VITAMIN D DEFICIENCY IN PREGNANCY AND ITS RELATIONSHIP WITH MATERNAL-FETAL OUTCOMES IN WOMEN LIVING IN THE TROPICS

Program: Abstracts - Orals, Featured Poster Presentations, and Posters
Session: MON 238-262-Vitamin D Action, Deficiency & Disorders
Bench to Bedside
Monday, June 17, 2013: 1:45 PM-3:45 PM
Expo Halls ABC (Moscone Center)

Poster Board MON-248
Cynthia Salgado, Juliana Maia, Manoel Aderson Soares Filho*, Paula Arag„o, Luiz Henrique Griz, Cristiane Farias and Francisco Farias Bandeira
Division of Endocrinology and Diabetes, and Obstetrics, Agamenon Magalh„es Hospital, University of Pernambuco Medical School, Recife-PE, Brazil
INTRODUCTION:

Vitamin D deficiency in pregnancy has been reported as variable as 5 to 50% and its association with pregnancy-related outcomes is still controversial. Measurement of maternal serum 25OHD at the end of pregnancy is closely related to cord blood levels.

OBJECTIVE

The aim of this study was to evaluate de prevalence of vitamin D deficiency during pregnancy and its relationship with maternal-fetal outcomes.

METHODS

Maternal-fetal clinical and laboratory parameters were analyzed in 165 consecutive pregnant women (mean age 27,30 ±6,32yr). Blood samples were collected at the end of pregnancy and vitamin D deficiency was defined according to two cut points for serum 25OHD concentrations (<20 and <30 ng/ml).

RESULTS

40% had skin phototype between I-III, 65% had a cesarean section as a method of delivery and 72% at term. Gestational diabetes, hypertension and pre-eclampsia occurred in 16.4%, 31.5% and 20.6%, respectively. Mean serum 25OHD was 27.5 ±7.5ng/ml, 67% had levels <30ng/ml and 17% <20ng/ml. Offspring data showed 80% adequate for gestational age, head circumference 34.1 ±2.1 cm, arm circumference 9.8 ±1.7cm, weight 3.0 ±0.7Kg, length 47.4 ±3.5cm and 95% had Apgar score >5.

Women with 25OHD >30ng/ml (in comparison with those with <20ng/ml) had significant higher serum albumin concentrations (3.4 ±0.4 vs 3.2 ±0.4g/dl; p=0.03); lower total hemoglobin (11.23 ±1.2 vs 12.1 ±1.6g/dl; p=0.005); lower BMI at the end of pregnancy (29.3 ±5.5 vs 32.3±5.7Kg/m2; p=0.03); and their neonate had lower arm circumference (9.5 ±1.9 vs 10.3 ±1.1cm; p=0.03). There were no differences in mean sun index between the 2 groups (3.2 ±4.1 vs 3.5 ±4.3; p=0.3).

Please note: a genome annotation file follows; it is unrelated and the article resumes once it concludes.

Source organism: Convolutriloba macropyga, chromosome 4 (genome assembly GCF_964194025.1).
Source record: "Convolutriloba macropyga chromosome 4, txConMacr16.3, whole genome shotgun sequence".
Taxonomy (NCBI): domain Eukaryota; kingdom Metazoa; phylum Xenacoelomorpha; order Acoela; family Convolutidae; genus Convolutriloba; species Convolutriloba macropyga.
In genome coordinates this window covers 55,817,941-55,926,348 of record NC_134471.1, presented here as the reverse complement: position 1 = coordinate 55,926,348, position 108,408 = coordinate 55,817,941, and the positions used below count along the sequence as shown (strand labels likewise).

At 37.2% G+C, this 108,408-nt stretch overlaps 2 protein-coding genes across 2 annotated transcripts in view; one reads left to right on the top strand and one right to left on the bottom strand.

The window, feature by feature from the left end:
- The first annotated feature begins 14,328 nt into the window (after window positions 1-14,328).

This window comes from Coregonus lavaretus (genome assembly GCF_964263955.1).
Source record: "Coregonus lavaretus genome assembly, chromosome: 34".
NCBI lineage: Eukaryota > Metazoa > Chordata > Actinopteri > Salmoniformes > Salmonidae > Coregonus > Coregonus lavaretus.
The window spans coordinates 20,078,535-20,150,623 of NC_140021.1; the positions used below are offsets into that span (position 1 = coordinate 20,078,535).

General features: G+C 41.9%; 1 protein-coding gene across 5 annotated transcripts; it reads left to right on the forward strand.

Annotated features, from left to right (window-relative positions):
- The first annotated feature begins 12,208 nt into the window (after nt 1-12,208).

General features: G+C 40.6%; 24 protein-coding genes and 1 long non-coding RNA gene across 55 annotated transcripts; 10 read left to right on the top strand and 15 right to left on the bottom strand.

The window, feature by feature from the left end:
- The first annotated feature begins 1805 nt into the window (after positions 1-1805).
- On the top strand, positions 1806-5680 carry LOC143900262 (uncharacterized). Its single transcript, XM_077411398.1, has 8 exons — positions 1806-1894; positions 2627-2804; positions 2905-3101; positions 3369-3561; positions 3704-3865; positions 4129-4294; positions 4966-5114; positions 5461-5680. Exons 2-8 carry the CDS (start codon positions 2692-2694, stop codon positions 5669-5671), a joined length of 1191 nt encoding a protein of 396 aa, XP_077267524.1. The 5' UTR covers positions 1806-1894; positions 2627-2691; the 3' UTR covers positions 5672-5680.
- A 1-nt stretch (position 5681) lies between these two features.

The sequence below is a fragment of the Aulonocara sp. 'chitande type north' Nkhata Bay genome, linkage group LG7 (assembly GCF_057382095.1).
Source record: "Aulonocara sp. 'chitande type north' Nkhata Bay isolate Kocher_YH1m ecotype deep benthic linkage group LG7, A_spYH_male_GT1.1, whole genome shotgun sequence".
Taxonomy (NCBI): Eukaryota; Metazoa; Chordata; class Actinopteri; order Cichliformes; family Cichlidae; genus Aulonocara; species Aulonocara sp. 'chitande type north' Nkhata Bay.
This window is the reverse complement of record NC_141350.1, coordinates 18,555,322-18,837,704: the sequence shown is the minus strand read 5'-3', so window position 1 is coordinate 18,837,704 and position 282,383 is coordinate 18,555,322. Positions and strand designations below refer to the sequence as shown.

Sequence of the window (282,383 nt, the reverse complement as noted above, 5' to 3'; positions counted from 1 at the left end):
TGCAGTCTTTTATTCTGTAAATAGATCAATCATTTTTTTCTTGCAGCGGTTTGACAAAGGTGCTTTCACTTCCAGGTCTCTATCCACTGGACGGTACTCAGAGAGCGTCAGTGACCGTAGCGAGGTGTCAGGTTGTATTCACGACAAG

More patients with skin phototypes between I-III had 25OHD <20ng/ml (21% vs 14% in those between IV-VI) but without statistical significance (p=0.8). There was no difference using cut point of 25OHD <30ng/ml between patients with skin phototypes I–III and IV-VI (66.2% vs 68%, p= 0.8). There was also no significant difference in the rate of pre-term birth, gestational diabetes and pre-eclampsia between the two groups.

CONCLUSION

We found a high prevalence of vitamin D deficiency in late pregnancy in women living in a tropical area, which was unrelated to sun index and skin pigmentation. Vitamin D sufficiency was associated with better nutritional status and hemodynamic adaptation during pregnancy and to less neonate adiposity. We found no association between vitamin D deficiency and pre-term birth, gestation diabetes or pre-eclampsia.

Nothing to Disclose: CS, JM, MAS, PA, LHG, CF, FFB

*Please take note of The Endocrine Society's News Embargo Policy at http://www.endo-society.org/endo2013/media.cfm